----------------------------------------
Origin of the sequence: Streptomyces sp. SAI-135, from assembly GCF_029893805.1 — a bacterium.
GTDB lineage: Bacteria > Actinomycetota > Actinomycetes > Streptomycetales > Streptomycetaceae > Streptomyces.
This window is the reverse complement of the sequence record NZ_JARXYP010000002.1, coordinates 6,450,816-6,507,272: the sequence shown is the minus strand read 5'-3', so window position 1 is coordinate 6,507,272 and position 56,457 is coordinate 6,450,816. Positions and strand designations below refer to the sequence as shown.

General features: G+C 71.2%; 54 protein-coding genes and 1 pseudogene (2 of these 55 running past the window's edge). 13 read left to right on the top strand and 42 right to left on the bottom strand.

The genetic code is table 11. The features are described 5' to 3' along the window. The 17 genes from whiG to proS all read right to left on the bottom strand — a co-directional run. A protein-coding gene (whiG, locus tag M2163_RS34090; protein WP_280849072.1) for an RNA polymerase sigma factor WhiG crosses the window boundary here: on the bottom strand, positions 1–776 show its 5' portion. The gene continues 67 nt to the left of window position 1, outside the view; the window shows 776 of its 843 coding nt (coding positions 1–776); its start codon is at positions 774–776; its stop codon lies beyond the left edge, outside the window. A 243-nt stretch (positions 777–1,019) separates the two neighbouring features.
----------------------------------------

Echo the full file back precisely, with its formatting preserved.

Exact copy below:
Origin of the sequence: Streptomyces sp. SAI-135, from assembly GCF_029893805.1 — a bacterium.
GTDB lineage: Bacteria > Actinomycetota > Actinomycetes > Streptomycetales > Streptomycetaceae > Streptomyces.
This window is the reverse complement of the sequence record NZ_JARXYP010000002.1, coordinates 6,450,816-6,507,272: the sequence shown is the minus strand read 5'-3', so window position 1 is coordinate 6,507,272 and position 56,457 is coordinate 6,450,816. Positions and strand designations below refer to the sequence as shown.

General features: G+C 71.2%; 54 protein-coding genes and 1 pseudogene (2 of these 55 running past the window's edge). 13 read left to right on the top strand and 42 right to left on the bottom strand.

The genetic code is table 11. The features are described 5' to 3' along the window. The 17 genes from whiG to proS all read right to left on the bottom strand — a co-directional run. A protein-coding gene (whiG, locus tag M2163_RS34090; protein WP_280849072.1) for an RNA polymerase sigma factor WhiG crosses the window boundary here: on the bottom strand, positions 1–776 show its 5' portion. The gene continues 67 nt to the left of window position 1, outside the view; the window shows 776 of its 843 coding nt (coding positions 1–776); its start codon is at positions 774–776; its stop codon lies beyond the left edge, outside the window. A 243-nt stretch (positions 777–1,019) separates the two neighbouring features.